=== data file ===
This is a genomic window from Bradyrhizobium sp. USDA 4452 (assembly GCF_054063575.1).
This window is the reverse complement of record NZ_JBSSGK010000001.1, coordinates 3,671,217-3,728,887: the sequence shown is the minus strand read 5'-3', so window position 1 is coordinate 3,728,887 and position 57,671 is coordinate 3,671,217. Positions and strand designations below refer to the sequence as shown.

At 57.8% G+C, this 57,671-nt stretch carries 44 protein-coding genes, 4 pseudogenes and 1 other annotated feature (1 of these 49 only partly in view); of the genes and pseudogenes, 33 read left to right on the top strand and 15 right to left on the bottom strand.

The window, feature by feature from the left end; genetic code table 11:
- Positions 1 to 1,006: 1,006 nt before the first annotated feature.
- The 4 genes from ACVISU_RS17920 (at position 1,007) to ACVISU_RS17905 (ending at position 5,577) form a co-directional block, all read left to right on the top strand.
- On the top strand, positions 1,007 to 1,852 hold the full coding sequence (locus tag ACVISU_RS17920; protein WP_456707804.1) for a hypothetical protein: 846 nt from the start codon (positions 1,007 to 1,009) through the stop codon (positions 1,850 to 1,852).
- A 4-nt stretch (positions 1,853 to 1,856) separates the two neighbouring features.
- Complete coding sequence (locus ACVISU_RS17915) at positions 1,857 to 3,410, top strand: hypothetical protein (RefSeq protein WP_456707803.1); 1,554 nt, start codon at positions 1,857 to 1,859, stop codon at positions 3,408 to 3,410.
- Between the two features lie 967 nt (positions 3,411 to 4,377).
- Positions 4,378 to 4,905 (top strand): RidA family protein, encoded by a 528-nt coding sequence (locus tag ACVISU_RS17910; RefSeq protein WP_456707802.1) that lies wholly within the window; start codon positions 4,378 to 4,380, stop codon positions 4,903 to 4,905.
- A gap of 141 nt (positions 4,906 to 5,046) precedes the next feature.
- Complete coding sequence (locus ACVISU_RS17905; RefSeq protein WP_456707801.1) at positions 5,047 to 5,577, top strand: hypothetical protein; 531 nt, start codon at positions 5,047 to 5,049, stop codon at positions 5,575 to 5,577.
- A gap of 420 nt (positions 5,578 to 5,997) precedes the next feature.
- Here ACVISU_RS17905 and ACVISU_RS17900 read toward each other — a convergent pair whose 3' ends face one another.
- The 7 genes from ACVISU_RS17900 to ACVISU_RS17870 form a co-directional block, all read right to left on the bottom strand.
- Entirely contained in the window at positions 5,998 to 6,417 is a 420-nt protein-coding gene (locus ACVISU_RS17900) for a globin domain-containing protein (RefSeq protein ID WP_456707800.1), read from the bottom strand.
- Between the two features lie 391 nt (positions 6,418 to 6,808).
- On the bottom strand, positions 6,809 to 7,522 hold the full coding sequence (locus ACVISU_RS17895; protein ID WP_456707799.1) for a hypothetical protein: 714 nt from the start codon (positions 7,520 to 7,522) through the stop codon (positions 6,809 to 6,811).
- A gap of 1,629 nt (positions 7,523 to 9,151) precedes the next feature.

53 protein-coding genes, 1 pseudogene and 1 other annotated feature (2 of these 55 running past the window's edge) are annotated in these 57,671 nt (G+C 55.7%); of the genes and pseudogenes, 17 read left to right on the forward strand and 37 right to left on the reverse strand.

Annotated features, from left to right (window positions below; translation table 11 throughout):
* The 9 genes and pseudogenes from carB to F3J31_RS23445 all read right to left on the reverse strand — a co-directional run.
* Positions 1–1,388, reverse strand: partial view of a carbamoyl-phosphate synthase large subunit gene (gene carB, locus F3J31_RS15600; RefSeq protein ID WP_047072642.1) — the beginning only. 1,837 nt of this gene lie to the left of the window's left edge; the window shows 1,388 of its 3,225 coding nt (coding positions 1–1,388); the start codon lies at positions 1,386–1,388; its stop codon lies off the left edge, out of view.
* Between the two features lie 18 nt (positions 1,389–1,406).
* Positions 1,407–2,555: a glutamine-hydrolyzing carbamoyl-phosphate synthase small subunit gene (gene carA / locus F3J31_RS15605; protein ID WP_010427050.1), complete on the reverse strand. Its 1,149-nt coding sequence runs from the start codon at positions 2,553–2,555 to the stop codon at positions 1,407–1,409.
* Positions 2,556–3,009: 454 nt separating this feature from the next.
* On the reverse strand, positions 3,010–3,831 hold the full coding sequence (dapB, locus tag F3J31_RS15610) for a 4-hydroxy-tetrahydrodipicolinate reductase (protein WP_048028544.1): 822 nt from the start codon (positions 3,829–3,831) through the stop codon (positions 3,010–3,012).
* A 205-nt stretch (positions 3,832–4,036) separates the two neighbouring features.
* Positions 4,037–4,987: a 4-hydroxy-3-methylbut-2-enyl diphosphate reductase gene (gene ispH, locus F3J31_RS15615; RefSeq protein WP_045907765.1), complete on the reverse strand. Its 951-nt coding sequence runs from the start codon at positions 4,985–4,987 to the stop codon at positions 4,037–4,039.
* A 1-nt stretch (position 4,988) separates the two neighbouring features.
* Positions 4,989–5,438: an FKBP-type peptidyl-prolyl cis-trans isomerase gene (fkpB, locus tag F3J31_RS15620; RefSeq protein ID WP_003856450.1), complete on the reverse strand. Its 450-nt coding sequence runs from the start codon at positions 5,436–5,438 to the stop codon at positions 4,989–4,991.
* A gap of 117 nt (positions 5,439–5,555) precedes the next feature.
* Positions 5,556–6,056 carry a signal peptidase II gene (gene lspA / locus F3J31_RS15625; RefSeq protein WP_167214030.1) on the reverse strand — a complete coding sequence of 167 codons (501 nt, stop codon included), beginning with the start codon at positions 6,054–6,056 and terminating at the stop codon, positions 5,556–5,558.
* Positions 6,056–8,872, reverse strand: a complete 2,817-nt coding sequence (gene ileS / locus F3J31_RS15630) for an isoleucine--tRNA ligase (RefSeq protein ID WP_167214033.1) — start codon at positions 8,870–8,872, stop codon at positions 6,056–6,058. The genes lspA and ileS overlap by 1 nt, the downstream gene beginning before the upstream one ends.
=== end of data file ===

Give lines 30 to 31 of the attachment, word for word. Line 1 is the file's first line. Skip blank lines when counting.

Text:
* Positions 4,037–4,987: a 4-hydroxy-3-methylbut-2-enyl diphosphate reductase gene (gene ispH, locus F3J31_RS15615; RefSeq protein WP_045907765.1), complete on the reverse strand. Its 951-nt coding sequence runs from the start codon at positions 4,985–4,987 to the stop codon at positions 4,037–4,039.
* A 1-nt stretch (position 4,988) separates the two neighbouring features.